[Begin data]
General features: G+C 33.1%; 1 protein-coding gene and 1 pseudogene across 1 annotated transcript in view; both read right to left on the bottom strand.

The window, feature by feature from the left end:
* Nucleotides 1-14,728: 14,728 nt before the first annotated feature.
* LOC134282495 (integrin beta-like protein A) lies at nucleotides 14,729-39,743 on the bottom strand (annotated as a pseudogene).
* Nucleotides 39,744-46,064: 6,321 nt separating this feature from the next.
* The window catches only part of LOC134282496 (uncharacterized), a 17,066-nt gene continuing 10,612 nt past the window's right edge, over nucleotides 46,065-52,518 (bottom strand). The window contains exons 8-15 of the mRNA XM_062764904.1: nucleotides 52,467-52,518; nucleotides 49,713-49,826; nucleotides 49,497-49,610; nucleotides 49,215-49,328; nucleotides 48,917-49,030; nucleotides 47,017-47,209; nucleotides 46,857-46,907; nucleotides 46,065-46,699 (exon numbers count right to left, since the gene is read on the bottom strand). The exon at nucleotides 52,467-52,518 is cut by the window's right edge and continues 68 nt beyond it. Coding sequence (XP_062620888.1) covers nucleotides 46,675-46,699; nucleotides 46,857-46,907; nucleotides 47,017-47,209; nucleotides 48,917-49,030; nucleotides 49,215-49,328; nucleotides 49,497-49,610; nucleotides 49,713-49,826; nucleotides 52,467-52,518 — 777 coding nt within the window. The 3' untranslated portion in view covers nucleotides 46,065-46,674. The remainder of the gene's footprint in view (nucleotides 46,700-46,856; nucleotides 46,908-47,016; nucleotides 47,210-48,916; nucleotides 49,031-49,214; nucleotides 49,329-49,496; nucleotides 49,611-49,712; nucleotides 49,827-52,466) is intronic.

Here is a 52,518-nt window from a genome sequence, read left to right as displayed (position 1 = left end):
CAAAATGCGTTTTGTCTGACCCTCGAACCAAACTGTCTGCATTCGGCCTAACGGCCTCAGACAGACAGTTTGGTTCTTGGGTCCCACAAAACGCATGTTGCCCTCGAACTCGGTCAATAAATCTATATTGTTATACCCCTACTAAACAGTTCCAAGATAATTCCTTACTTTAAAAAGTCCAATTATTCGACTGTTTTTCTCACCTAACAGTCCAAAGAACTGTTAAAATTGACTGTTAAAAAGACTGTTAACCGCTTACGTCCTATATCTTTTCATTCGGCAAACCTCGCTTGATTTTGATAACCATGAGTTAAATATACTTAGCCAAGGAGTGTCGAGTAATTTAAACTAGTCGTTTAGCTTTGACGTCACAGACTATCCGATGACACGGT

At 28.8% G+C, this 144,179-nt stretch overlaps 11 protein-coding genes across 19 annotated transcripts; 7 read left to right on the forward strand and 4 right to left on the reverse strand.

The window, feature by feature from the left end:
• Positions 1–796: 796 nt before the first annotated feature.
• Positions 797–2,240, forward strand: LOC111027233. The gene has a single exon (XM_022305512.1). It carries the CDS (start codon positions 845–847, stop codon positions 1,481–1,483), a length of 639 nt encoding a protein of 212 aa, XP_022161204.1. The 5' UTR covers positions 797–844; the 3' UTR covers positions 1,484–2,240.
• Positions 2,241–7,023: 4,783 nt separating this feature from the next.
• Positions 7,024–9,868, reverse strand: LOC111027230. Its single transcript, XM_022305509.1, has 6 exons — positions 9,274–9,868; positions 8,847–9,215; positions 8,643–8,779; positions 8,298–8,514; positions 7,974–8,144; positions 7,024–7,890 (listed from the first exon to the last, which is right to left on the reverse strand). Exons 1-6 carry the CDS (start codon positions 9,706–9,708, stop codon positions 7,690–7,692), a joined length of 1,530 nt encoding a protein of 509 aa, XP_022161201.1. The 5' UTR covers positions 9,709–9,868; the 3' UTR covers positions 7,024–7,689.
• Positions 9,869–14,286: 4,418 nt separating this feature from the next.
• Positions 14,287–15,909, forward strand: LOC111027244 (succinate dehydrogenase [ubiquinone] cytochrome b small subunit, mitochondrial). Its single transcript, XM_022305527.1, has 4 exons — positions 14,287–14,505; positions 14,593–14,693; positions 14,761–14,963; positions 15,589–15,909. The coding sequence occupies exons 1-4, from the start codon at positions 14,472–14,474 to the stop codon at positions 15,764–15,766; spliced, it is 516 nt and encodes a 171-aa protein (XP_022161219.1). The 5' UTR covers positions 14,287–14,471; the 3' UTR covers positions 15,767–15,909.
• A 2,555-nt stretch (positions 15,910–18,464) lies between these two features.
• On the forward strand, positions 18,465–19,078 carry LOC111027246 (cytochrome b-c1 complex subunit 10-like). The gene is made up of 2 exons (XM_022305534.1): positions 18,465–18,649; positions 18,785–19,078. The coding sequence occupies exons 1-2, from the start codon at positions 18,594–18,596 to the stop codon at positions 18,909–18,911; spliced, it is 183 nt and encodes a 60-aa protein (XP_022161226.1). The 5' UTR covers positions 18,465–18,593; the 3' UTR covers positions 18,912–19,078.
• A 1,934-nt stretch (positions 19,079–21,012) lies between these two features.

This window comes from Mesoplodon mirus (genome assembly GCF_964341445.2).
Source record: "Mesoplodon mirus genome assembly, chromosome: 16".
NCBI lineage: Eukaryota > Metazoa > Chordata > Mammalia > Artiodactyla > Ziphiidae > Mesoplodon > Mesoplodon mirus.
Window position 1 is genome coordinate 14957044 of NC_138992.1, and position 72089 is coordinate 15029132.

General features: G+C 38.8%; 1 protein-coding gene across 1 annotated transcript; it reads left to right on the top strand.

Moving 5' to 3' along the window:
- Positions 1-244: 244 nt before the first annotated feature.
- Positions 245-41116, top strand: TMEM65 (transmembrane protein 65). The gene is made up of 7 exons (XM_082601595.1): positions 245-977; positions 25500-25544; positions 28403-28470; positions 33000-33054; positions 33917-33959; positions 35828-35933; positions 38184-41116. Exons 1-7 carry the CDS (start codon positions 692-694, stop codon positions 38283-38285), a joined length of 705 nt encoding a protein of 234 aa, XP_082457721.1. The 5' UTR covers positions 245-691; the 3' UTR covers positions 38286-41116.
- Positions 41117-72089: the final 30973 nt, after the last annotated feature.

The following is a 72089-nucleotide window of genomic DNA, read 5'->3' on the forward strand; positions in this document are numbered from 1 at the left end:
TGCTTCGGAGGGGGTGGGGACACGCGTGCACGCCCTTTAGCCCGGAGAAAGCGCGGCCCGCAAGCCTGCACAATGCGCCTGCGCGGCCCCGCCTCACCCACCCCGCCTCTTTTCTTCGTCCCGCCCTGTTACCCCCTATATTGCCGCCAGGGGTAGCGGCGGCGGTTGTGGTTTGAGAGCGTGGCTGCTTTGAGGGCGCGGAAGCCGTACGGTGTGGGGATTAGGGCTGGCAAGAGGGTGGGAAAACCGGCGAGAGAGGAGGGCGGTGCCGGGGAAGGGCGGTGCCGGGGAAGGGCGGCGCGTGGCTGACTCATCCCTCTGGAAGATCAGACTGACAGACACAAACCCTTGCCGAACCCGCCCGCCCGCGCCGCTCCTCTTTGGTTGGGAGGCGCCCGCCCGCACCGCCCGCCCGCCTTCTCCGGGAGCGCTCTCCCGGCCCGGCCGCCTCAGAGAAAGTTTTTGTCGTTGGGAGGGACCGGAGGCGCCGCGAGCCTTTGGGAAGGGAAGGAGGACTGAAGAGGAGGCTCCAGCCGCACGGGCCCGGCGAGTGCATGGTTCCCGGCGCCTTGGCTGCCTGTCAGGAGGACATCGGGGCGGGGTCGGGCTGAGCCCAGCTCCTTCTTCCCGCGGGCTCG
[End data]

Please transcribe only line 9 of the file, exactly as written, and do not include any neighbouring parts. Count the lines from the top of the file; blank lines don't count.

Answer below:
At 28.8% G+C, this 144,179-nt stretch overlaps 11 protein-coding genes across 19 annotated transcripts; 7 read left to right on the forward strand and 4 right to left on the reverse strand.